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The aspect of experience in ultra-triathlon races


Knechtle, Beat; Zingg, Matthias Alexander; Rosemann, Thomas; Rüst, Christoph Alexander (2015). The aspect of experience in ultra-triathlon races. SpringerPlus, 4:278.

Abstract

Previous experience seems to be an important predictor for endurance and ultra-endurance performance. The present study investigated whether the number of previously completed races and/or the personal best times in shorter races is more predictive for performance in longer non-stop ultra-triathlons such as a Deca Iron ultra-triathlon. All female and male ultra-triathletes who had finished between 1985 and 2014 at least one Double Iron ultra-triathlon (i.e. 7.6 km swimming, 360 km cycling and 84.4 km running), one Triple Iron ultra-triathlon (i.e. 11.4 km swimming, 540 km cycling and 126.6 km running), one Quintuple Iron ultra-triathlon (i.e. 19 km swimming, 900 km cycling and 221 km running) and one Deca Iron ultra-triathlon (i.e. 38 km swimming, 1,800 km cycling and 422 km running) were identified and their best race times for each distance were recorded. Multiple regression analysis (stepwise, forward selection, p of F for inclusion <0.05, p of F for exclusion >0.1, listwise deletion) was used to determine all variables correlating to overall race time and performance in split disciplines for both Quintuple and Deca Iron ultra-triathlon. The number of finished shorter races (i.e. Double and Triple Iron ultra-triathlon) was not associated with the number of finished longer races (i.e. Quintuple and Deca Iron ultra-triathlon) whereas both split and overall race times correlated to split and overall race times of the longer races with the exception of the swimming split times in Double Iron ultra-triathlon showing no correlation with swimming split times in both Quintuple and Deca Iron ultra-triathlon. In summary, previous experience seemed of importance in performance for longer ultra-triathlon races (i.e. Quintuple and Deca Iron ultra-triathlon) where the personal best times of shorter races (i.e. Double and Triple Iron ultra-triathlon) were important, but not the number of previously finished races. For athletes and coaches, fast race times in shorter ultra-triathlon races (i.e. Double and Triple Iron ultra-triathlon) are more important than a large of number finished races in order to achieve a fast race time in a longer ultra-triathlon (i.e. Quintuple and Deca Iron ultra-triathlon).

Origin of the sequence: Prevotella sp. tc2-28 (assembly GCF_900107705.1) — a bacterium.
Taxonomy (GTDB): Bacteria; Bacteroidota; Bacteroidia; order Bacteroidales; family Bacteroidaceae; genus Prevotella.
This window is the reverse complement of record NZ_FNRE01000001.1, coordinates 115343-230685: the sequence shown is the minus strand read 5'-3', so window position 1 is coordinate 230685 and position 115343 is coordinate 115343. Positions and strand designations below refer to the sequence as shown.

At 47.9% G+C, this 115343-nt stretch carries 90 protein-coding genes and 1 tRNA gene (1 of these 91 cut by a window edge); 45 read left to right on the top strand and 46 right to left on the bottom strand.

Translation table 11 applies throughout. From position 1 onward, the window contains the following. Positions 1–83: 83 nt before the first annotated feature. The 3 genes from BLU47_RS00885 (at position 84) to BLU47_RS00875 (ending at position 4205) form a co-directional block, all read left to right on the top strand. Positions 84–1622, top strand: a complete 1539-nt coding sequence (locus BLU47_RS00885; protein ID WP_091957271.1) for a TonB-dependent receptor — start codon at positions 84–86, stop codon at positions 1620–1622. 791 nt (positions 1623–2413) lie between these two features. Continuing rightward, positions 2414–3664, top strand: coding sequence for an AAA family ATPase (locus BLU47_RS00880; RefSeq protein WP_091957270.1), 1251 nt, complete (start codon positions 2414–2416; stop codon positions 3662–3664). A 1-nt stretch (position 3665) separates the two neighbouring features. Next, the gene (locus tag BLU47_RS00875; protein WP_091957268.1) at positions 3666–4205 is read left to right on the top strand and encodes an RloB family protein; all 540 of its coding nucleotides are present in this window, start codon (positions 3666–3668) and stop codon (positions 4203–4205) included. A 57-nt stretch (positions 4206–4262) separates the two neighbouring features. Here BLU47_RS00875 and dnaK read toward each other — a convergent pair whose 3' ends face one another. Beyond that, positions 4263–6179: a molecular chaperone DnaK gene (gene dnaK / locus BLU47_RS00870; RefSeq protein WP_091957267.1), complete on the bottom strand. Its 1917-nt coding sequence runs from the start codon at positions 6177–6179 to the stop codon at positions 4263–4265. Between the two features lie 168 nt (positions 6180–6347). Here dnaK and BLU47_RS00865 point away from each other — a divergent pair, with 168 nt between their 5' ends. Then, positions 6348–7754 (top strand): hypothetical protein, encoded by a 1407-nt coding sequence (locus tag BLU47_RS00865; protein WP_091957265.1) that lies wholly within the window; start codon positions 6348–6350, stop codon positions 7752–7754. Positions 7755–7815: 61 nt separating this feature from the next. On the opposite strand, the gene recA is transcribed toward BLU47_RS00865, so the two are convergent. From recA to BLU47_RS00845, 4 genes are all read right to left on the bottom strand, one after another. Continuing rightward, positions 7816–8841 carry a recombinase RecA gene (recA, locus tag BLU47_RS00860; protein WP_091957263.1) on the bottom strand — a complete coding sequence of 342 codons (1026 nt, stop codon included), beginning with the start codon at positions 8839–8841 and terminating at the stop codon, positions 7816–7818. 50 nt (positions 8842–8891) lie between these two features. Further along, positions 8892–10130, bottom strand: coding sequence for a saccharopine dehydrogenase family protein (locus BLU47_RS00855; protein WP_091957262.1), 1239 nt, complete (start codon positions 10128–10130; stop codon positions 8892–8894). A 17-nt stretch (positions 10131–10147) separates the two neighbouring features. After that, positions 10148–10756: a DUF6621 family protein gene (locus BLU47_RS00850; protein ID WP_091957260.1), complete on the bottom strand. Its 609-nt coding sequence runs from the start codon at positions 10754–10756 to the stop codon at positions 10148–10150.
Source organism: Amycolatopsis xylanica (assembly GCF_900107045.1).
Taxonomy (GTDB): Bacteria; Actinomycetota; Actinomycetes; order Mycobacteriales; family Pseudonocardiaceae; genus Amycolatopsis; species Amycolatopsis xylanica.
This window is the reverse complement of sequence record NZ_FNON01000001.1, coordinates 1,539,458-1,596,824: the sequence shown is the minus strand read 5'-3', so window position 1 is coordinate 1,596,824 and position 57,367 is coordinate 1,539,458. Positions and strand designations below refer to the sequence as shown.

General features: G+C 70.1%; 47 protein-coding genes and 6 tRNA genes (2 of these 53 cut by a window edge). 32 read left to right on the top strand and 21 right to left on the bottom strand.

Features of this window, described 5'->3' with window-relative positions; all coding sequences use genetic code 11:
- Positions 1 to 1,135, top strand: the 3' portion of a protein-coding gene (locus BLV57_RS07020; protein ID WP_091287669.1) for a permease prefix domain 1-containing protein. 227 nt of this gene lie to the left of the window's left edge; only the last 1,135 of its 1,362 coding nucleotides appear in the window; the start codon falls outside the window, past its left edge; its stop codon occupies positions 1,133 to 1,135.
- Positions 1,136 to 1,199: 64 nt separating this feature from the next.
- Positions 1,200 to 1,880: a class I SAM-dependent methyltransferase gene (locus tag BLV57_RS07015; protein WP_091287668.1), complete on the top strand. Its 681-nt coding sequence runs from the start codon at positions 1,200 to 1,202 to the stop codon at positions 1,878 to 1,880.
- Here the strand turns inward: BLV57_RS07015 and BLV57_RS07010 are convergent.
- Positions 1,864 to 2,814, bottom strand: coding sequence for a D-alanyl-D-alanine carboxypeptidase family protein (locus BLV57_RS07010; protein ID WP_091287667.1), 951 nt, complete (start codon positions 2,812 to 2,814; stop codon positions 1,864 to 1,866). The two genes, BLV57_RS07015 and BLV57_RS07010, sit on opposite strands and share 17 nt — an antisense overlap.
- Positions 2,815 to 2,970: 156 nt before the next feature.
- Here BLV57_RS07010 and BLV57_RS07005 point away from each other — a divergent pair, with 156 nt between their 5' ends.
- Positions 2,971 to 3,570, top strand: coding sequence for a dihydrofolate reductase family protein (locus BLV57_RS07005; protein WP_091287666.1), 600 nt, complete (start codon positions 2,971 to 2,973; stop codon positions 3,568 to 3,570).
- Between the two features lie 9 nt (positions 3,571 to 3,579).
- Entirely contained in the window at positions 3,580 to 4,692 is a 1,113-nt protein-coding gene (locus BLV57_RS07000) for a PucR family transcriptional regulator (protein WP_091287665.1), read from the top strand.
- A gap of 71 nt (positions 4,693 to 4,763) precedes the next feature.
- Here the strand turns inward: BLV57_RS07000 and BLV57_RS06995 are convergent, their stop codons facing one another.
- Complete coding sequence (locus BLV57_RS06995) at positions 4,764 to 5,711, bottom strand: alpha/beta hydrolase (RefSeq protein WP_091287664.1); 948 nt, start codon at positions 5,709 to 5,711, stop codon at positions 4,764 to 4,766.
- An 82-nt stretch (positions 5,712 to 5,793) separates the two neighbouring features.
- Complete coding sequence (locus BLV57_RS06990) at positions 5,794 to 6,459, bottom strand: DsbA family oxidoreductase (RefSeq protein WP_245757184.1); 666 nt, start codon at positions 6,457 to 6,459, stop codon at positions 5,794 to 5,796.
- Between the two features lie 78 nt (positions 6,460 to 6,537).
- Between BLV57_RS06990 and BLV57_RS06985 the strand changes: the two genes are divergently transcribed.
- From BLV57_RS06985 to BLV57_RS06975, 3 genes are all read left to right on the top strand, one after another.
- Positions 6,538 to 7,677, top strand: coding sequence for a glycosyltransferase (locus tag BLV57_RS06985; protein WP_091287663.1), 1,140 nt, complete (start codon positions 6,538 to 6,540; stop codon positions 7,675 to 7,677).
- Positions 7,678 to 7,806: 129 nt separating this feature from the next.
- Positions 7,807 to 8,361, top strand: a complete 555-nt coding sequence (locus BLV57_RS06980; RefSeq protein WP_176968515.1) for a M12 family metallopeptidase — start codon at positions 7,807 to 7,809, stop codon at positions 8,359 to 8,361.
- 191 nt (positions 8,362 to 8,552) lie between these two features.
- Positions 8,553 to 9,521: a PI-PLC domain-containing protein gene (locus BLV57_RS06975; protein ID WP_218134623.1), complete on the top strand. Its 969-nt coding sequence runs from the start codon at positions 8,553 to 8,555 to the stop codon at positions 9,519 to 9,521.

Abstract

Previous experience seems to be an important predictor for endurance and ultra-endurance performance. The present study investigated whether the number of previously completed races and/or the personal best times in shorter races is more predictive for performance in longer non-stop ultra-triathlons such as a Deca Iron ultra-triathlon. All female and male ultra-triathletes who had finished between 1985 and 2014 at least one Double Iron ultra-triathlon (i.e. 7.6 km swimming, 360 km cycling and 84.4 km running), one Triple Iron ultra-triathlon (i.e. 11.4 km swimming, 540 km cycling and 126.6 km running), one Quintuple Iron ultra-triathlon (i.e. 19 km swimming, 900 km cycling and 221 km running) and one Deca Iron ultra-triathlon (i.e. 38 km swimming, 1,800 km cycling and 422 km running) were identified and their best race times for each distance were recorded. Multiple regression analysis (stepwise, forward selection, p of F for inclusion <0.05, p of F for exclusion >0.1, listwise deletion) was used to determine all variables correlating to overall race time and performance in split disciplines for both Quintuple and Deca Iron ultra-triathlon. The number of finished shorter races (i.e. Double and Triple Iron ultra-triathlon) was not associated with the number of finished longer races (i.e. Quintuple and Deca Iron ultra-triathlon) whereas both split and overall race times correlated to split and overall race times of the longer races with the exception of the swimming split times in Double Iron ultra-triathlon showing no correlation with swimming split times in both Quintuple and Deca Iron ultra-triathlon. In summary, previous experience seemed of importance in performance for longer ultra-triathlon races (i.e. Quintuple and Deca Iron ultra-triathlon) where the personal best times of shorter races (i.e. Double and Triple Iron ultra-triathlon) were important, but not the number of previously finished races. For athletes and coaches, fast race times in shorter ultra-triathlon races (i.e. Double and Triple Iron ultra-triathlon) are more important than a large of number finished races in order to achieve a fast race time in a longer ultra-triathlon (i.e. Quintuple and Deca Iron ultra-triathlon).

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Additional indexing

Item Type:Journal Article, refereed, original work
Communities & Collections:04 Faculty of Medicine > University Hospital Zurich > Institute of General Practice
Dewey Decimal Classification:610 Medicine & health
Language:English
Date:2015
Deposited On:19 Aug 2015 15:19
Last Modified:05 Apr 2016 19:21
Publisher:SpringerOpen
ISSN:2193-1801
Free access at:Publisher DOI. An embargo period may apply.
Publisher DOI:https://doi.org/10.1186/s40064-015-1050-3
PubMed ID:26101730

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